From Brian X. Chen’s “Should You Buy Now, Pay Later? Tread Carefully.” in Thursday’s New York Times:
[A] friction-free option to pay off items in chunks — called “buy now, pay later” — was popularized by Afterpay, a financial tech firm based in Australia and founded in 2014. Throughout the pandemic, as people hunkered down at home and sought to fill voids with material possessions, installment payment plans gained traction. Afterpay, which Square acquired for $29 billion in 2020, spawned copycats, including Affirm, Klarna and Fingerhut. This month, Apple announced that it would offer a similar program.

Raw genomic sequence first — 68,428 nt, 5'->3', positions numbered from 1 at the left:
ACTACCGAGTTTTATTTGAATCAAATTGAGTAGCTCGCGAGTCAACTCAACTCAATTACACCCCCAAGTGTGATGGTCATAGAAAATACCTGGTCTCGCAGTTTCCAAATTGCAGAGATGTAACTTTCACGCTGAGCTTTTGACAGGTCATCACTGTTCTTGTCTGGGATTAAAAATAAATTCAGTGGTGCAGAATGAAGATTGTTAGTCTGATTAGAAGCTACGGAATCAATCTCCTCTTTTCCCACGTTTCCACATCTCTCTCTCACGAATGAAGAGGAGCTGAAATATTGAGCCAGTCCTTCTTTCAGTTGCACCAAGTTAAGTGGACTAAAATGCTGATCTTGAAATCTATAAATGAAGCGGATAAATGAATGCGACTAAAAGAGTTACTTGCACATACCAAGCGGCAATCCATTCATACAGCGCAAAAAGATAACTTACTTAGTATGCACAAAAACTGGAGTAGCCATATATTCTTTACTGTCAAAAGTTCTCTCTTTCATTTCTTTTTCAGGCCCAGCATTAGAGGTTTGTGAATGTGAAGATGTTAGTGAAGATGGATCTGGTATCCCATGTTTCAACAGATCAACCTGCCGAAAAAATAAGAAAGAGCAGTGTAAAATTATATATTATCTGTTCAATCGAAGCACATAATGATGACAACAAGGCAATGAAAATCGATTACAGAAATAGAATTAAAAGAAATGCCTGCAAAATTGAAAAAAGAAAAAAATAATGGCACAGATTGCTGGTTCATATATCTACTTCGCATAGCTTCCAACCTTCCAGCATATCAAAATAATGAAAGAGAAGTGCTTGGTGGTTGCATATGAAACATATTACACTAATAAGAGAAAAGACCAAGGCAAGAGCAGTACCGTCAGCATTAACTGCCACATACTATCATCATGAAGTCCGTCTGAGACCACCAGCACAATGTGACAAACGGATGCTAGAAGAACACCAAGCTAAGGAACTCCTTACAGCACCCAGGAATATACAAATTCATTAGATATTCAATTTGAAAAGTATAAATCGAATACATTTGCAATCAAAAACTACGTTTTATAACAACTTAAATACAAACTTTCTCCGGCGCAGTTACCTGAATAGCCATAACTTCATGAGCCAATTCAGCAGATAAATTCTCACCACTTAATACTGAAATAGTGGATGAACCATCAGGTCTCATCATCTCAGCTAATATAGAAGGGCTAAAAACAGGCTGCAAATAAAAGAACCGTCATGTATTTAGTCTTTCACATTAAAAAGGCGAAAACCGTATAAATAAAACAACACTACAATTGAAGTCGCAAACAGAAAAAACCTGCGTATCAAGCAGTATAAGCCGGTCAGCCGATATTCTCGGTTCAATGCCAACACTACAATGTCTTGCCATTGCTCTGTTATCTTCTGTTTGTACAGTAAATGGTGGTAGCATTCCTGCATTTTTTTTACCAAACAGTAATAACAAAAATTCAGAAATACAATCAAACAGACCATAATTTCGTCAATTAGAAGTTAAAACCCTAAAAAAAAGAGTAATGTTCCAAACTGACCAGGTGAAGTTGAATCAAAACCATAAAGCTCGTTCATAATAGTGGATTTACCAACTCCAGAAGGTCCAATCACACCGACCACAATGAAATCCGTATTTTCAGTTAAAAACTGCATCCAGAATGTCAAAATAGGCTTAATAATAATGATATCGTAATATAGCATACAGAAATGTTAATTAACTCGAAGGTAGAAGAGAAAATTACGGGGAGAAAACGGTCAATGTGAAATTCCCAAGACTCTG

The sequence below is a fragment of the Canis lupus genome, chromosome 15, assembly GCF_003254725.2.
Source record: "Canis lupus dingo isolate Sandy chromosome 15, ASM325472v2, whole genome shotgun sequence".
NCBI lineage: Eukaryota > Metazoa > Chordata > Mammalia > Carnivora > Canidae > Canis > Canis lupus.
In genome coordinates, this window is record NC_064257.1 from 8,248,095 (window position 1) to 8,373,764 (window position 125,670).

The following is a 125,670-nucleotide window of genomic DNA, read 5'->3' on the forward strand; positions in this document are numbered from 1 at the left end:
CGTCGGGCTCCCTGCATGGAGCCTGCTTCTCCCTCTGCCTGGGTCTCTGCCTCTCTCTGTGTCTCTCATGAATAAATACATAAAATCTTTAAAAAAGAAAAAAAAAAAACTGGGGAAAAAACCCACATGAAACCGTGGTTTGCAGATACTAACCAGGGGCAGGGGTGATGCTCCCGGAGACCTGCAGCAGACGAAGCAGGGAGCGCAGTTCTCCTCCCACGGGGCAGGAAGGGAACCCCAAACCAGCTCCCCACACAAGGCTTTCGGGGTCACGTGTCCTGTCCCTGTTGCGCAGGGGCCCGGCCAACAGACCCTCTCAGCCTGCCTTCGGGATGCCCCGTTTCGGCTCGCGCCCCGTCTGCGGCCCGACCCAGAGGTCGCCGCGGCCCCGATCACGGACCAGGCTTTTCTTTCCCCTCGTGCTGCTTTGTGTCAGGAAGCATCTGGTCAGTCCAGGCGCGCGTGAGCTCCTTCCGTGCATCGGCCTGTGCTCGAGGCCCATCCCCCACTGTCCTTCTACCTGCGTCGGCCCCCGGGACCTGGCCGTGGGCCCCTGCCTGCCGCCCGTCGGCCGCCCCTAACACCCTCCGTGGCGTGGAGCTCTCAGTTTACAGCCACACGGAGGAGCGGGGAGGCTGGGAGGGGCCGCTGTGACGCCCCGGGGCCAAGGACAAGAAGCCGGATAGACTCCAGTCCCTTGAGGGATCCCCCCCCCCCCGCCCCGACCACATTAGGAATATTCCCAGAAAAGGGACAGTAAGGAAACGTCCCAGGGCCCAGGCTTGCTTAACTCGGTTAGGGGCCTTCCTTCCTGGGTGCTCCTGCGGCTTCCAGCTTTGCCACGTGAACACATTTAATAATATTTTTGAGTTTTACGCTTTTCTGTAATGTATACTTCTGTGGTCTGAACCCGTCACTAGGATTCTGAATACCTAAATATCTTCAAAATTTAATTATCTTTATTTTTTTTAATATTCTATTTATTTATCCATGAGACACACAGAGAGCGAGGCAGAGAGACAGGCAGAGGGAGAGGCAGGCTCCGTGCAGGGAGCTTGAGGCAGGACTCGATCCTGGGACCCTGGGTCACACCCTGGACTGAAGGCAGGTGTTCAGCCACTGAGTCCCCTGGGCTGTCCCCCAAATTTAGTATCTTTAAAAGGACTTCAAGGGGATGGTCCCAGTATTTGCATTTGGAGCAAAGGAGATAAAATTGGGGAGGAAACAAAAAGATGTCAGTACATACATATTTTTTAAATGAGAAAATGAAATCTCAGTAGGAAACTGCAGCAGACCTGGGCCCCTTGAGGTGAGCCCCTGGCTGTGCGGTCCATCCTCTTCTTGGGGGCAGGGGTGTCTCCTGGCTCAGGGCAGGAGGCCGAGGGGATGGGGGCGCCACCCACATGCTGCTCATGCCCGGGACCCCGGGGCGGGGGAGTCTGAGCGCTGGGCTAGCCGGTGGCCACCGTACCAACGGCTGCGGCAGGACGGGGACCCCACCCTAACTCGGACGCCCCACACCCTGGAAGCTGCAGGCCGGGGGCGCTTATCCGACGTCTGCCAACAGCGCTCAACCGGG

While the financing programs offer upsides like interest-free payments, there are potential dangers. The rule of thumb for financial security is to be aware of your budget and in control of your spending, personal finance experts said. But buy now, pay later programs seem intended to make people perceive a product to be cheaper than it truly is and lose control of their spending, critics said.
In December, the Consumer Financial Protection Bureau opened an inquiry into these programs, expressing concern that people could accumulate debt with multiple purchases.
“They can be helpful to consumers in the sense that they don’t carry interest if paid on time, but consumers can end up buying more than they planned,” said Laura Udis, a program manager at the bureau.
My take: This is one of the quirks of the news business. A problem that has been festering for some time becomes news when Apple enters the picture.